The European brain research infrastructure

This infrastructure consists of different components—neuroinformatics, simulation, high-performance analytics and computing, neuromorphic computing, and neurorobotics. To enable interdisciplinary research, a seamless transition and integration of the different components and data is necessary. Collaborating with the neuroscience branches, the HBP is developing and providing workflows, from organizing and storing data and making them accessible according to the Findable Accessible Interoperable Reusable (FAIR) data principles [9] to data analysis, modeling, simulation, and brain-inspired technologies (Fig 2).

Fig 2. The HBP integrated platform.

Research data from experiments, models, or simulations are uploaded to data storage at the HBP high-performance computing centers. The data are tagged with metadata through a 3-tier curation process covering basic metadata, metadata connecting the data to the HBP Atlases, and additional detailed metadata depending on the data modality. The data are made accessible for users through searches for metadata (“Faceted data search” or “Spatial search”) in the online HBP Knowledge Graph and HBP Atlases. The “Search results” give access to collections of data accompanied by information about the project they belong to, the experimental methods used to produce the data, the terms of use, and the citation requirements for use of the data. In the present implementation, users can (1) download the data, (2) inspect the data using an online atlas viewer or a virtual microscopy tool showing image data with atlas overlays and spatial coordinates, or (3) analyze the data using the “Tools and workflows for viewing and analysis” accessible through the HBP Collaboratory, the portal to the use of HBP tools and services, or directly through the atlas for some cases. The HBP Knowledge Graph and HBP Atlases are openly available at Accounts for use of the HBP Collaboratory can be requested at HBP, Human Brain Project. Image credits: doi:10.1371/journal.pone.0118277, doi:10.1371/journal.pbio.1002383, doi:10.1371/journal.pbio.1000173 (based on a dataset available at doi:10.12751/g-node.f83565).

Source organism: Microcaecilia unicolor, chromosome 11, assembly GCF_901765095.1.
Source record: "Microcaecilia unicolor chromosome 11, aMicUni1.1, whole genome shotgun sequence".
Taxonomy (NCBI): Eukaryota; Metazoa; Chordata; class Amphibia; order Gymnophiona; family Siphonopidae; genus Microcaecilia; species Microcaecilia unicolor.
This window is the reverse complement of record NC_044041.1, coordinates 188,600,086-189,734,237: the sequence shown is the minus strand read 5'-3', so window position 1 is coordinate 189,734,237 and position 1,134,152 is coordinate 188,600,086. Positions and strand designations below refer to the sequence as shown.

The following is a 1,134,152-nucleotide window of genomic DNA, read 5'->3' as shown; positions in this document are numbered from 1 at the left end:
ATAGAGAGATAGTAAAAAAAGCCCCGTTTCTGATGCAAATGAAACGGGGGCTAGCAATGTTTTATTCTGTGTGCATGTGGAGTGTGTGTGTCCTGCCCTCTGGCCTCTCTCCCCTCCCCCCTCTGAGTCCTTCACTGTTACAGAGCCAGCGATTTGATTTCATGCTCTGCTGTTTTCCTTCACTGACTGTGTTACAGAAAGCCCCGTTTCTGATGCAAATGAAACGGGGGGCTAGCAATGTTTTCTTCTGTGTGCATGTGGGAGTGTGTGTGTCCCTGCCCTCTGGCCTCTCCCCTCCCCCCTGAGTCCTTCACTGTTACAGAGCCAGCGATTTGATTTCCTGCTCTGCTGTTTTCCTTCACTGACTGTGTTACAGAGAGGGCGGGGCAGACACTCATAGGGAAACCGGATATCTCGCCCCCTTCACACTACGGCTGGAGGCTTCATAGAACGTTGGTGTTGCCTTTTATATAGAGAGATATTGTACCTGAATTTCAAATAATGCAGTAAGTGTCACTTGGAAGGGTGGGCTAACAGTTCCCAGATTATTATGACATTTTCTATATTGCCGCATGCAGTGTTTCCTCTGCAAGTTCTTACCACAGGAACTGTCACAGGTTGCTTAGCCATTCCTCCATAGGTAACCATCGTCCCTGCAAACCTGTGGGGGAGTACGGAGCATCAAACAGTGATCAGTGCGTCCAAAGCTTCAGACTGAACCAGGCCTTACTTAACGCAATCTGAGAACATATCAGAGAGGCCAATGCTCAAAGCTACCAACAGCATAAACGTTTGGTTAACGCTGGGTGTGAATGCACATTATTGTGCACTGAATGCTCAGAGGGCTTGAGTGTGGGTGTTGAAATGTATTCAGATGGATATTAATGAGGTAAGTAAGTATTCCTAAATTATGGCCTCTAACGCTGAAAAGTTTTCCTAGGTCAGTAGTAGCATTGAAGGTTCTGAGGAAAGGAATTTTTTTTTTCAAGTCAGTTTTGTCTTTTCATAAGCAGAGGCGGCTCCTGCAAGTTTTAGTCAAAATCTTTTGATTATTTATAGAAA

In addition, the voucher system of the HBP allows researchers outside the project to request innovation support or technical support for the modification of tools and workflows to meet their needs, thus facilitating broader uptake of the integrated platform services.

The High-Level Support Team (HLST) of the HBP is available for answering questions or resolving issues with the use of the tools and services and for adapting tools and workflows for specific use cases. Specifically, researchers outside HBP can make their data discoverable and accessible in the Knowledge Graph and Atlases by applying for access to curation services and data storage through the HLST. The HLST help desk and ticketing system is available at the following e-mail: